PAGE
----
Delta Air Lines has just revealed plans to add Cape Town to their route map. This isn’t a time that you’d be expecting an airline to announce new international destinations, but Delta has a strategic reason for this.
The problem created by Delta’s 777 retirement
Last week we learned that Delta will be retiring their fleet of 18 Boeing 777s by the end of 2020. Delta will become the first major US airline to retire all 777s. While it’s kind of sad to see that, it also makes sense — international demand will be down for quite a while, and Delta has a lot of A350-900s and A330-900neos on order.
Delta’s A350-900 business class
All of Delta’s existing 777 routes can be flown by A350-900s, with one exception — the Johannesburg to Atlanta route. This is Delta’s longest flight, and is “only” the 10th longest flight in the world, as it covers a distance of ~8,440 miles.
Delta can easily fly nonstop from Atlanta to Johannesburg, but it’s the return flight that poses a problem for the A350-900:
- There are significant headwinds on the westbound flight
- Johannesburg Airport is at an altitude of 5,500 feet, and higher altitude airports greatly impact takeoff performance
What this means is that Delta can’t fly the Johannesburg to Atlanta route nonstop with a full load on the A350-900.
Delta’s solution is a Cape Town triangle route
It looks like Delta has a creative solution for maintaining Johannesburg service while also retiring the 777. Edward Russell reports that Delta will be modifying their South Africa service.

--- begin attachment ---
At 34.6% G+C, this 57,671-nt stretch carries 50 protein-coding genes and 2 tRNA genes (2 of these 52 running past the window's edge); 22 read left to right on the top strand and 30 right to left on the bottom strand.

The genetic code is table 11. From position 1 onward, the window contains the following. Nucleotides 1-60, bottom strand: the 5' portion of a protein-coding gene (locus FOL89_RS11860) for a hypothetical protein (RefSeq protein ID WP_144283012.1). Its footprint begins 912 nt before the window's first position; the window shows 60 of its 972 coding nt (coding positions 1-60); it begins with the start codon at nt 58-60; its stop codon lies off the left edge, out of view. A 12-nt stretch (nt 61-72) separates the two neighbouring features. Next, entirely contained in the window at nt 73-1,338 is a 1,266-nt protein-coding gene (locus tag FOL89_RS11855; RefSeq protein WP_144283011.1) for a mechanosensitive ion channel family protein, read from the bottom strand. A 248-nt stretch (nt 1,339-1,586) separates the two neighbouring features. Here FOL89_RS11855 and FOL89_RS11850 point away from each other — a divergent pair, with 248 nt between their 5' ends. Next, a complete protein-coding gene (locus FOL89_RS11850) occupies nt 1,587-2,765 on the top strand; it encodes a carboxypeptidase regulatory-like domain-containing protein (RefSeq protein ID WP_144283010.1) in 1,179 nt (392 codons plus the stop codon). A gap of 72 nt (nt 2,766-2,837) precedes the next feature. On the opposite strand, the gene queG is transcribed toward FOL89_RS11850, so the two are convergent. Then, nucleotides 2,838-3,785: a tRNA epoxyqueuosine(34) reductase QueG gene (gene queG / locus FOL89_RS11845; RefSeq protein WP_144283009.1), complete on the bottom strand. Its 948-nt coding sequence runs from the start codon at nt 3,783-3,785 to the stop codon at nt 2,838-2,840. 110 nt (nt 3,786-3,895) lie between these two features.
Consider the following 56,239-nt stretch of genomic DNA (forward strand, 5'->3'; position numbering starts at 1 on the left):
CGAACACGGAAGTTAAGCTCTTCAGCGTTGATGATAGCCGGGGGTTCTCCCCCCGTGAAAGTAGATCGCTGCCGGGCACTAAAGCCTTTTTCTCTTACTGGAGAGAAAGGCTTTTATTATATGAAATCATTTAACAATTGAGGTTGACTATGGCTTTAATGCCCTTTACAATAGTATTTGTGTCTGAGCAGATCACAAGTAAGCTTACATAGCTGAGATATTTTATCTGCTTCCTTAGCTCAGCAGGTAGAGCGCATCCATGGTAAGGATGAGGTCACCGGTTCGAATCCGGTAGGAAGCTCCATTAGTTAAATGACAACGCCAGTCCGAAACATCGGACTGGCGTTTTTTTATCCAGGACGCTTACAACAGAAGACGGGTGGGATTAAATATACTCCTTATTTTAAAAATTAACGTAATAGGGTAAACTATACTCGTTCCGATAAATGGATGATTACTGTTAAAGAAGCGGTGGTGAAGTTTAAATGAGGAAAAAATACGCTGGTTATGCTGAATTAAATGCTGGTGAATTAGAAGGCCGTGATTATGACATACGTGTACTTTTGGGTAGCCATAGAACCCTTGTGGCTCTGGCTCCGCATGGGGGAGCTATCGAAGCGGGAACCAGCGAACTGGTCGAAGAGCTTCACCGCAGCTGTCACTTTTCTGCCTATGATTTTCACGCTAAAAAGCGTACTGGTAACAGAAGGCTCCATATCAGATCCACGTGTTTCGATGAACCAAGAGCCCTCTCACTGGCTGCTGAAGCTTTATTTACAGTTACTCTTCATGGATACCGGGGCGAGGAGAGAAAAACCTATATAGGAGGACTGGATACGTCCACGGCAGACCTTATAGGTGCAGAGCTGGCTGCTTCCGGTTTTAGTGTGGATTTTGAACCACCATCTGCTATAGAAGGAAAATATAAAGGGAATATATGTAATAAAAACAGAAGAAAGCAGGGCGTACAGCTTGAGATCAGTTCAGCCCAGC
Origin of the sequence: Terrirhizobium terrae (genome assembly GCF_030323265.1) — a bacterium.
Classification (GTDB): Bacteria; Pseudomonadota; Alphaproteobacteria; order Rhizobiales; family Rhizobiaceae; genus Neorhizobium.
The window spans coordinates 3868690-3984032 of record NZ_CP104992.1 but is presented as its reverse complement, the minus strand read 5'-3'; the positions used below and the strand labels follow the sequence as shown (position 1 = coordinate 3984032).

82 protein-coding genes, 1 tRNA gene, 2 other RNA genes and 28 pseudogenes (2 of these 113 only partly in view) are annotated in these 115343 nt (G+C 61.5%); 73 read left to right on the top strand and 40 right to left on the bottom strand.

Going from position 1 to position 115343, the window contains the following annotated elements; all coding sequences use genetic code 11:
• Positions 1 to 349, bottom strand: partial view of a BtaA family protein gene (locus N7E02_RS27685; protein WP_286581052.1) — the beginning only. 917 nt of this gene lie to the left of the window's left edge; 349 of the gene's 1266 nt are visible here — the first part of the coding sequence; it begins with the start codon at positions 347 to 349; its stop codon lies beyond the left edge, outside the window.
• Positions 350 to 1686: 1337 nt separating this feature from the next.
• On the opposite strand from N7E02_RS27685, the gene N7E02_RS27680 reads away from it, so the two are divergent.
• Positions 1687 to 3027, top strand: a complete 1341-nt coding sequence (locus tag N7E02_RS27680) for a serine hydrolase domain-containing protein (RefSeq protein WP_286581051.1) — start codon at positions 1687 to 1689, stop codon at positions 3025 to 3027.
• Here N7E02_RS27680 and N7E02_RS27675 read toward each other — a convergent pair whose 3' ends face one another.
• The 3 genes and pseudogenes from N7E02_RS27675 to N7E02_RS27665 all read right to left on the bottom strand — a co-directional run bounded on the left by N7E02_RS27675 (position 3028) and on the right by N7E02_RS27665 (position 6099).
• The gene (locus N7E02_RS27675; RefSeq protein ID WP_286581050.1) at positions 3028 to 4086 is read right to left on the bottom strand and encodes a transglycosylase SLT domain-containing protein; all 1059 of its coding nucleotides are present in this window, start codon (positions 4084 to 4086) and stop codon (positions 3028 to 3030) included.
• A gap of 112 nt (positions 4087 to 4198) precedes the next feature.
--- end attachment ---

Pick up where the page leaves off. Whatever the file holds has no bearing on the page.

Going forward, Delta will operate the South Africa flight as a triangle route, flying from Atlanta to Johannesburg to Cape Town to Atlanta. This seems like a brilliant solution:
- It allows Delta to add Cape Town to their route network, which is an incredibly popular leisure destination
- It means Delta can easily fly the westbound flight with an A350-900, as the westbound flight is not only 300+ miles shorter, but Cape Town Airport is also close to sea level, improving the aircraft’s performance
- Note that Delta won’t be able to sell tickets exclusively between Johannesburg and Cape Town, since that’s a domestic flight within another country
When will Delta start flying to Cape Town?
We don’t yet know when Delta will launch the Cape Town flight:
- Most international routes are suspended right now, and we don’t know when Johannesburg service will resume
- Delta is still flying 777s through the end of 2020
My best guess would be that the year-round triangle route will launch sometime in late 2020 or early 2021, assuming South Africa’s borders stay open.
Beautiful Cape Town, South Africa
How cool to see Delta turn South Africa service into a triangle route, as the airline will fly to both Johannesburg and Cape Town. While this was ultimately prompted by the 777 being retired, in many ways this route makes a lot of sense in general, with Cape Town being a premium leisure destination (as it’s often the city people visit in conjunction with safaris).
Delta will be the second US airline flying to Cape Town, as United Airlines launched seasonal nonstop Newark to Cape Town flights this past winter.
What do you make of Delta’s new Cape Town service?